Electrical fires are fires caused by electricity or an electrical fault. Some electrical fires happen because of problems in house wiring or appliance failure, but many occur because a homeowner overloads electrical outlets or extension cords.

What are the Most Common Types of Electrical Fires?

Below are the 5 most common causes of electrical fires.

  • Fault Outlets or Appliances: Most electrical fires are caused by faulty outlets and old, outdated appliances.
  • Light Fixtures: Light fixtures, lamps and light bulbs are another common reason for electrical fires. Installing a bulb with a wattage that’s too high for the lamps is a leading cause of electrical fires.
  • Extension Cords: Misuse of extension cords, such as appliances that should be plugged directly into an outlet but are plugged into an extension cord, can cause electrical fires.
  • Space Heaters: Space heaters that are placed too close to combustible surfaces such as curtains, beds, clothing, chairs, couches and rugs can cause fires.
  • Wiring: Outdated wiring of homes that are over 20 years old and don’t have the wiring capacity to handle increased amounts of electrical appliances (such as computers, TVs, microwaves, etc.) cause electrical fires.

What is a Fire Injury?

Fire injuries encompass a wide array of personal injuries. They can include injuries caused by exposure to fire, such as first, second, and third-degree burns, or injuries caused by the effects from fire, such as respiratory injuries or even death.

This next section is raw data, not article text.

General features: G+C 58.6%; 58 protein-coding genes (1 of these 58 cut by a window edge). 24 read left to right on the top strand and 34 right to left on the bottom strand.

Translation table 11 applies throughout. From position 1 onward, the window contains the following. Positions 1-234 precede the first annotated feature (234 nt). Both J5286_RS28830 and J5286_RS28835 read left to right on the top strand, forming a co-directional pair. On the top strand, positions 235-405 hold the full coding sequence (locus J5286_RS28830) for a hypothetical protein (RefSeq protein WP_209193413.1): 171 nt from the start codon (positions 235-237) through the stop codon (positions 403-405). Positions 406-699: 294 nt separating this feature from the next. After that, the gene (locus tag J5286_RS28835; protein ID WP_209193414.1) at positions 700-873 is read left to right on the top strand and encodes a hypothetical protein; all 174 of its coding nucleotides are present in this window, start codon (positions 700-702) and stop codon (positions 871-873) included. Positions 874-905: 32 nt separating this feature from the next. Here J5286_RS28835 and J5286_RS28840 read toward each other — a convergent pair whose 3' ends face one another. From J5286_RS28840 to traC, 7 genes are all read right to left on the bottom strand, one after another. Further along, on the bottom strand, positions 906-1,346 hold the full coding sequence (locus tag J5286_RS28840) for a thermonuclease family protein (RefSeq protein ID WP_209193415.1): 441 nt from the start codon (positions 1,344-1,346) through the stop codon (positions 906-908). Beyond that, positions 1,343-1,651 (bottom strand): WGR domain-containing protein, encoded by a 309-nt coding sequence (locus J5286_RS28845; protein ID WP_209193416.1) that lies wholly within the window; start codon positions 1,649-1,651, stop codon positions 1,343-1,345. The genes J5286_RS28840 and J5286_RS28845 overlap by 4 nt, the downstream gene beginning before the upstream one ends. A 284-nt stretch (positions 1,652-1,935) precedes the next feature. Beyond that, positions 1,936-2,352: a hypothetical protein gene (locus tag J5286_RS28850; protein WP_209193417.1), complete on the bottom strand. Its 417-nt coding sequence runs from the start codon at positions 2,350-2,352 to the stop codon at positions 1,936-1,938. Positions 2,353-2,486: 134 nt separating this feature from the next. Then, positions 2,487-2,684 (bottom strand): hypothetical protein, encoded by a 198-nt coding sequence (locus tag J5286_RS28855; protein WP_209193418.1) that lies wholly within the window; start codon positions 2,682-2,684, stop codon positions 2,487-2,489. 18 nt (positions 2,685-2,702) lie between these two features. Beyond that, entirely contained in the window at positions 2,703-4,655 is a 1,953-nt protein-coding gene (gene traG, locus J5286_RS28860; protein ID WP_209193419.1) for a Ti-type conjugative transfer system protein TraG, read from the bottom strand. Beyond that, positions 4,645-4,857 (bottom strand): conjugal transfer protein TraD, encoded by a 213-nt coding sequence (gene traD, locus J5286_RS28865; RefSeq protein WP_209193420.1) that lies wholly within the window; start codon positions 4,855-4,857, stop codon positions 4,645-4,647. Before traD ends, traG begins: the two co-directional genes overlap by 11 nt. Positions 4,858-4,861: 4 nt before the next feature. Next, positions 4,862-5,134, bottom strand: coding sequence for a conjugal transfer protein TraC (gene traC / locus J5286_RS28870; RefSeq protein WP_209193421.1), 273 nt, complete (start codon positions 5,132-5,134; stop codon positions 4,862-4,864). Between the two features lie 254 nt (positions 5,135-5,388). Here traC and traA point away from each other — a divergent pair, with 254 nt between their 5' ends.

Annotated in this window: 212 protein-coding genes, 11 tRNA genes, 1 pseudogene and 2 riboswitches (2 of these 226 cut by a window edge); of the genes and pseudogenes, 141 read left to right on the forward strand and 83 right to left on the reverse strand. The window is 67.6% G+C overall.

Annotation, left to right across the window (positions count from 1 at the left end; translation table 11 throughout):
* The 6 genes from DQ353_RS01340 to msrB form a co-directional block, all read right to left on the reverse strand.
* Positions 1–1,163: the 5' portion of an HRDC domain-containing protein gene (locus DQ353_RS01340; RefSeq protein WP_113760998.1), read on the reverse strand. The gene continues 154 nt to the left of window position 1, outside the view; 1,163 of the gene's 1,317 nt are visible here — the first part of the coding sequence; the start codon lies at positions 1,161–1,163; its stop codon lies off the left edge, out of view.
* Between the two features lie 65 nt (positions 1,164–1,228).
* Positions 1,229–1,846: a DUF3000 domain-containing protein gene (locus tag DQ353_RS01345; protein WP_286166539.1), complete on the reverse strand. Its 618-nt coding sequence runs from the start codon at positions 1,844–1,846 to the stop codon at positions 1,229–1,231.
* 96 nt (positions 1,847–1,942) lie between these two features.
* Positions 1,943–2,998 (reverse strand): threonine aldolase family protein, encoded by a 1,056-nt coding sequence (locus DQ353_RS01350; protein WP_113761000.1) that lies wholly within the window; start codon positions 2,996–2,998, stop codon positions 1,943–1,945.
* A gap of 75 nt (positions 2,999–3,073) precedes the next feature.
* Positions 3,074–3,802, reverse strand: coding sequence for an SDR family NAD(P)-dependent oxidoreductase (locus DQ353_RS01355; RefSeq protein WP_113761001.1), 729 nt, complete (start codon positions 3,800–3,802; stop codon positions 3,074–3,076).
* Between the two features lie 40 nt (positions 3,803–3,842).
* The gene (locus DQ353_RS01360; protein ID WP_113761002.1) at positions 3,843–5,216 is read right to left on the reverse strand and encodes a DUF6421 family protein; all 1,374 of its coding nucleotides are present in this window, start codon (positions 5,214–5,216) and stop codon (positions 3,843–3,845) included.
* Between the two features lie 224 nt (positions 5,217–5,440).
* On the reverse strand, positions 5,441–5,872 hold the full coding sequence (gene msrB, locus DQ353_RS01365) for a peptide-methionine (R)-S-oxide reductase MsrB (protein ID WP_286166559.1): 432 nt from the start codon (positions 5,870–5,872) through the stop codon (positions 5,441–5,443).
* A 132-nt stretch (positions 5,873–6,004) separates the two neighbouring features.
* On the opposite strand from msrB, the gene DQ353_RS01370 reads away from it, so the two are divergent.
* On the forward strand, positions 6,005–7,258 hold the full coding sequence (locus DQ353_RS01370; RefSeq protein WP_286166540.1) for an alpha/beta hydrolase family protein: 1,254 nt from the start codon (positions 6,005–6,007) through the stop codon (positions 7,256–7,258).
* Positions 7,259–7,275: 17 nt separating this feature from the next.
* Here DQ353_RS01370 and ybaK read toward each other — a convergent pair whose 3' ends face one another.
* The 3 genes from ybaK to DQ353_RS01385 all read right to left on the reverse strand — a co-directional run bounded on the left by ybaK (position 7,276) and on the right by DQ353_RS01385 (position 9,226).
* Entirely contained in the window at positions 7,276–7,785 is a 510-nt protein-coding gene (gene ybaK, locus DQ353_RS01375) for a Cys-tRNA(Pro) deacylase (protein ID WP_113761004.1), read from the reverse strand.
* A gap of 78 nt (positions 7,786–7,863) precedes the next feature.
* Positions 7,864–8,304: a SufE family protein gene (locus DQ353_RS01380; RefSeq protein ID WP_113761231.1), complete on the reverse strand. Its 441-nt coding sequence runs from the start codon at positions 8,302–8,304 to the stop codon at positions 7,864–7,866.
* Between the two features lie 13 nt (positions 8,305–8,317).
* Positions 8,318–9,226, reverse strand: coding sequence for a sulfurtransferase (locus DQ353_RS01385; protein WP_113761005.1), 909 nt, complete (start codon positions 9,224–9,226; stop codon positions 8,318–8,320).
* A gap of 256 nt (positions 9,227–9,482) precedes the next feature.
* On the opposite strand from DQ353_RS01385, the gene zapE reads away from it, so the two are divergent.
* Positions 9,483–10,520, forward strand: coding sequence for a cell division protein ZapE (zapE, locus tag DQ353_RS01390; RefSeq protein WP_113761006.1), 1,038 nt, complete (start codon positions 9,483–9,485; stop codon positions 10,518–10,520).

Can I Sue Someone for My Electrical Fire?

Generally speaking, depending on the facts and circumstances surrounding your electrical fire, you may be able to sue for relief from your electrical fire. For example, if you buy a new appliance that spontaneously combusts, even though it was properly installed into a working outlet, you can sue the manufacturer and seller of the appliance.

Similarly, if your space heater is placed too close to curtains which cause an electrical fire, you may be able to sue the space heater manufacturer if the space heater failed to have adequate warnings of risk for fire.

You may also be able to sue your construction company if they improperly wired your electrical in your home which resulted in a house fire. If you’re a renter, you may be able to sue the owner of the property.

Should I Contact a Personal Injury Attorney?

An electrical fire can be devastating and result in significant damage and property loss. To determine if you can sue and who the possible defendants might be, contact a personal injury lawyer.